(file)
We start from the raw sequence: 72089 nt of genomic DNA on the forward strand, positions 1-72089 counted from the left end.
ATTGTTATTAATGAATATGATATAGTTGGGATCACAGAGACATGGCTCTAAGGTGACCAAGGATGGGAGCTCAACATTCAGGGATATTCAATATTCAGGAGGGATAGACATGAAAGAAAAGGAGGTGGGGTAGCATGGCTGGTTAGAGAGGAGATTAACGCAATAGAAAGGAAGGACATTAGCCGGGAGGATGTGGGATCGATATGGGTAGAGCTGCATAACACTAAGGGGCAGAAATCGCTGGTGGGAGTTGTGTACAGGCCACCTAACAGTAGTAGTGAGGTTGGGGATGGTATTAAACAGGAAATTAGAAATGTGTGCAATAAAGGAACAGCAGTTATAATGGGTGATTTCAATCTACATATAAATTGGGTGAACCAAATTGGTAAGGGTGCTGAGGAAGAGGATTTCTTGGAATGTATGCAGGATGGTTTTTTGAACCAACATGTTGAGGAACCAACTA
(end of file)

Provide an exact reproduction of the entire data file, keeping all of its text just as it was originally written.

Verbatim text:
We start from the raw sequence: 72089 nt of genomic DNA on the forward strand, positions 1-72089 counted from the left end.
ATTGTTATTAATGAATATGATATAGTTGGGATCACAGAGACATGGCTCTAAGGTGACCAAGGATGGGAGCTCAACATTCAGGGATATTCAATATTCAGGAGGGATAGACATGAAAGAAAAGGAGGTGGGGTAGCATGGCTGGTTAGAGAGGAGATTAACGCAATAGAAAGGAAGGACATTAGCCGGGAGGATGTGGGATCGATATGGGTAGAGCTGCATAACACTAAGGGGCAGAAATCGCTGGTGGGAGTTGTGTACAGGCCACCTAACAGTAGTAGTGAGGTTGGGGATGGTATTAAACAGGAAATTAGAAATGTGTGCAATAAAGGAACAGCAGTTATAATGGGTGATTTCAATCTACATATAAATTGGGTGAACCAAATTGGTAAGGGTGCTGAGGAAGAGGATTTCTTGGAATGTATGCAGGATGGTTTTTTGAACCAACATGTTGAGGAACCAACTA